The fifth time was the charm.
The action marks success for cycling advocates following five failed attempts to bring California in line with the approximately two-dozen states that already have three-foot rules on their books or as guidelines in their driver handbooks. As noted here last week, California bills in 2006 and 2008 got stuck in legislative committee, and Brown vetoed iterations of the law in 2011 and 2012, citing safety and liability concerns.
"Three feet is still really close," Bradford Chief of Staff Opio Dupree noted last week, before it was clear whether the governor would sign the bill. "You can almost reach out of your car and touch someone."
Dupree noted that Bradford specifically wrote the bill with Brown's veto last year in mind. The governor was concerned that the earlier version of the bill allowed cars to move to the left, across the double-yellow line, to avoid getting too close to a bike when passing. That could have caused the state to become liable in the event of a collision between the passing car and an oncoming vehicle on the other side of the road.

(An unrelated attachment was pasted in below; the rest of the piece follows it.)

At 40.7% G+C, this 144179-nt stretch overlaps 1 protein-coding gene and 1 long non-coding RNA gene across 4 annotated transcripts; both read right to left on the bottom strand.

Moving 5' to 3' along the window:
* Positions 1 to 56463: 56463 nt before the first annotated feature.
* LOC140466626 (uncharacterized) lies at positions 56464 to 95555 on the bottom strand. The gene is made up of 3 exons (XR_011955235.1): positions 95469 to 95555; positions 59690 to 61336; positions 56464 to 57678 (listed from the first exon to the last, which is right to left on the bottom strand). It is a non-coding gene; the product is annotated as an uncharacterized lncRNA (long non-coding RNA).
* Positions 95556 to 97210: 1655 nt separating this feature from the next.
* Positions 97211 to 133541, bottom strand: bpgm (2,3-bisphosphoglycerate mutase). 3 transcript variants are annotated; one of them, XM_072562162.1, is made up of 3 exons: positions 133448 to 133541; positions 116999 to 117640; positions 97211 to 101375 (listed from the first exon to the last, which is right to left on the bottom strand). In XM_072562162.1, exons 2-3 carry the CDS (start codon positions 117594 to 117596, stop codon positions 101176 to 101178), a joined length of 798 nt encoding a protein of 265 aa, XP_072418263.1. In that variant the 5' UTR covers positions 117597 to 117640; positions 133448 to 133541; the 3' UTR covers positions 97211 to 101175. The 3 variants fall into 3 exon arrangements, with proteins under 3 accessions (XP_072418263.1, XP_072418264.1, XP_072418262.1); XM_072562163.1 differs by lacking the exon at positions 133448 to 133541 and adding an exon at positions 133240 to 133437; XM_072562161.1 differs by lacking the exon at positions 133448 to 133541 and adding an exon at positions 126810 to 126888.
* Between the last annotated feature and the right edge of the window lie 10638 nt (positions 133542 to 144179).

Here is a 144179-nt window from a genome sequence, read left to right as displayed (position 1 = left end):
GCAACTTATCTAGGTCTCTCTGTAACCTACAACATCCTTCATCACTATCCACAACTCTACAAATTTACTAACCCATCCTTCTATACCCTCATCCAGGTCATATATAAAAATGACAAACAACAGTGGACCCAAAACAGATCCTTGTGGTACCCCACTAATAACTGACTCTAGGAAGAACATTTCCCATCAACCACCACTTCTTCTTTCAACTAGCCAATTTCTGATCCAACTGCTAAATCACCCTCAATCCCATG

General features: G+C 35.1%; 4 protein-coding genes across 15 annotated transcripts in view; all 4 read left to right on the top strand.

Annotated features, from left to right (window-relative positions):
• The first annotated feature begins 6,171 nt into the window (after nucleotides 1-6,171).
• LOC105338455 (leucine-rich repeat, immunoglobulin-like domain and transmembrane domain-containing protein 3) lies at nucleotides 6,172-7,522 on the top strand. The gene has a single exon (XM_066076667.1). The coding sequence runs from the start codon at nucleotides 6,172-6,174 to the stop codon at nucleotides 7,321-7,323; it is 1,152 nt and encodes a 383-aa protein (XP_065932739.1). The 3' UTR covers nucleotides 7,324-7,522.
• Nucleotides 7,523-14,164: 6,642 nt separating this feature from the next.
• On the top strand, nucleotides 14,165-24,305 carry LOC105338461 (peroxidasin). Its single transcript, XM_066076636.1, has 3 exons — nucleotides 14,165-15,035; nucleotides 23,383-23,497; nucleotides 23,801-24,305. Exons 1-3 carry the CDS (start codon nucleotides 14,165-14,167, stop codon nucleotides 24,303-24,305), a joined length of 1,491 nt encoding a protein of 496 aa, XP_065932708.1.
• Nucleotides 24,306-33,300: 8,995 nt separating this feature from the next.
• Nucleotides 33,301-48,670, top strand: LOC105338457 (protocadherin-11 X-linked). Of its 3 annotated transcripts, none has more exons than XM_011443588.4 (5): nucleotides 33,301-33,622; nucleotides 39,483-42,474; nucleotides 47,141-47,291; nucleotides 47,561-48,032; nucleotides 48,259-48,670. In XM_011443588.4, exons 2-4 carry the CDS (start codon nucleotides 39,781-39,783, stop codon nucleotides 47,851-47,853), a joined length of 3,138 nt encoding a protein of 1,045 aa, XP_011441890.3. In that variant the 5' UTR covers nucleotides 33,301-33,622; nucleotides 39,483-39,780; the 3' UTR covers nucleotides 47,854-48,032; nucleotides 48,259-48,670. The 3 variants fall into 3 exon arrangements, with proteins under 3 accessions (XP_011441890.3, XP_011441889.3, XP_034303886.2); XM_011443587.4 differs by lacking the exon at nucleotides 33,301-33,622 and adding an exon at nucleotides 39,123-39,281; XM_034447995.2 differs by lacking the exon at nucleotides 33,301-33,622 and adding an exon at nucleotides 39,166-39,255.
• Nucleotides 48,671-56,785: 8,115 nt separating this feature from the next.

The version that Brown signed does not permit drivers to cross the line. It instead requires them to slow to a safe and reasonable speed when passing if they can't get three feet away.
Getting the law on the books has been a top priority for cycling advocates in California. Cycling has long been part of the civic culture in most large cities here, but in numbers that left pro-bike policy a poor cousin when compared with car-oriented laws and regulations -- until the last five or six years. The state is beginning to catch up with the rebirth of cycling around the nation.
Before last year's veto, Times editorial writer Dan Turner wrote that the three-foot rule was better than nothing but still not enough.